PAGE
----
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#FF — Breathe


PHOTO PROMPT © J Hardy Carroll

Breathe

The schedule rested on the ledge at the guard shack. Electric devices long gone, the only way to make an appointment was to physically make one in the book.

Reservations were out weeks; visitors felt blessed it wasn’t months. Dome Association sites each had rustic campsites for waiters. Township halls’ soup kitchens fed the masses.

Rose and her family were next. The door whooshed open and soon they were breathing fresh air. The last surviving leafy plants, all now protected in domes, quietly gave color to their cheeks, if only for an hour. Baby Pip moved his limbs and smiled.

[100 words]

The adventurous Rochelle Wisoff-Fields is the host of Friday Fictioneers.

48 thoughts on “#FF — Breathe

    1. Jim, I deleted “no comment” and am adding this one. With Baby Pip’s limbs, I can see why you thought he was a plant. He’s a human baby that is slowly dying because he has no fresh air to breathe. When he gets fresh air in the dome he is revived. Hope that answers your question.

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  1. “Feed me, Seymore.” I like the added twist to the preservation of plant life. I’m assuming Baby Pip isn’t a quadriplegic who regains the ability to move his limbs in the presence of plants. That would be a tragic twist. I’m imagining a more sinister twist.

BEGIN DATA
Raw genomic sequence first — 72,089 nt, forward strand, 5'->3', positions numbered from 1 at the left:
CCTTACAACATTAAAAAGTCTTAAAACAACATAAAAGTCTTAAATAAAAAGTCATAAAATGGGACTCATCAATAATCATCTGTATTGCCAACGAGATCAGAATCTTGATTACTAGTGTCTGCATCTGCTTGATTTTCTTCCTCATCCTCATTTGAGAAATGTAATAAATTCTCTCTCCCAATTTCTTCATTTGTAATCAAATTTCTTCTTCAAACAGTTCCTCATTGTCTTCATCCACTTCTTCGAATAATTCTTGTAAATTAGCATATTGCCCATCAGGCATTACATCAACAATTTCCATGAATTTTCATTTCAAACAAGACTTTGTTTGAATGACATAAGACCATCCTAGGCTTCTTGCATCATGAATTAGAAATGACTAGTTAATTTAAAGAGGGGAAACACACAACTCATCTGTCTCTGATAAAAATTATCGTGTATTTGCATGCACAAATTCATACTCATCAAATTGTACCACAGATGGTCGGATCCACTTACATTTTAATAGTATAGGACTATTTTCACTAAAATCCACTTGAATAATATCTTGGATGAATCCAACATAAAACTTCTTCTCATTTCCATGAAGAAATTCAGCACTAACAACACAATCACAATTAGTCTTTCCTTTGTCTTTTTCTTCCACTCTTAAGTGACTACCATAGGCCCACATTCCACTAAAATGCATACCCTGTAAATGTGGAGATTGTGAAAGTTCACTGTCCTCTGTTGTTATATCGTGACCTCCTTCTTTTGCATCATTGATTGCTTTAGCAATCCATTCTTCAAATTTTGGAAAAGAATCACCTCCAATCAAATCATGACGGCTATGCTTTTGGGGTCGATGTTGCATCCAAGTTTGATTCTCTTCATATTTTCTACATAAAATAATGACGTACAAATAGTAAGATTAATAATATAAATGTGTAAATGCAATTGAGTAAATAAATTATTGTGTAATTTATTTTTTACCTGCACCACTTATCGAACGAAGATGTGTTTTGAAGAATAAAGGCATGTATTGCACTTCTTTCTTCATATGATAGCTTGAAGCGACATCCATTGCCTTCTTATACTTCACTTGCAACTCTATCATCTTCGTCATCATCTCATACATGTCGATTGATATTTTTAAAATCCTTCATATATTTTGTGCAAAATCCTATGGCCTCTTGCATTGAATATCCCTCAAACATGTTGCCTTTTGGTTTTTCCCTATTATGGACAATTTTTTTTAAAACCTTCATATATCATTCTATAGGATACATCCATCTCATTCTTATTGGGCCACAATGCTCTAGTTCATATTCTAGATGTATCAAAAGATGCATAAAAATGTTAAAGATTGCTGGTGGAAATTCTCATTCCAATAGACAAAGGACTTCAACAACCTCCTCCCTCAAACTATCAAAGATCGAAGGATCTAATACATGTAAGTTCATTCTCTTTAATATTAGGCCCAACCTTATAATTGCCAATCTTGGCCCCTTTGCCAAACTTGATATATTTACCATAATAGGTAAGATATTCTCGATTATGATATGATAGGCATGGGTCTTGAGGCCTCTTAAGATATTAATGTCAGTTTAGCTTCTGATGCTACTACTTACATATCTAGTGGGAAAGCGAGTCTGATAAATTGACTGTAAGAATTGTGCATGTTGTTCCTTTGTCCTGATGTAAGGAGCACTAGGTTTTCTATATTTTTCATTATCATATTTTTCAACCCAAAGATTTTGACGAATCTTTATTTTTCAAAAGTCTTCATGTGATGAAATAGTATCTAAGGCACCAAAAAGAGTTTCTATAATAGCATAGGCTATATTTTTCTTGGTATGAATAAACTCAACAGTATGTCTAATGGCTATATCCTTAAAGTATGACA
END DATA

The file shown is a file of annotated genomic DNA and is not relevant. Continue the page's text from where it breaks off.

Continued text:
Liked by 1 person

      1. Baby Pip seems to be the point of question. I immediately saw him as a meat-eating plant looking forward to his next snack. Others saw him as a human baby enjoying his taste of fresh air outside the dome. That smile at the end had a sinister feel for me, but then in a comment you said “Think Tiny Tim,” and there was certainly nothing sinister about him.

        Open to interpretation, right? Which is one of the things I truly love about these 100-word novels we write each week 🙂

        Liked by 1 person

        1. Linda, you know I’ve gone dark a time or two, so having a dark spin on it wouldn’t be unusual. It may very well be exactly as you say. I just netted the story and wrote it down. You are exactly right on your last paragraph. One of the reasons I love Friday Fictioneers also ❤

          Liked by 1 person

  2. A very bleak look into the future. I had no doubts that the baby was human and enjoyed the fresh air. I think the very young and the very old are the ones most affected by bad air quality.

    Liked by 1 person

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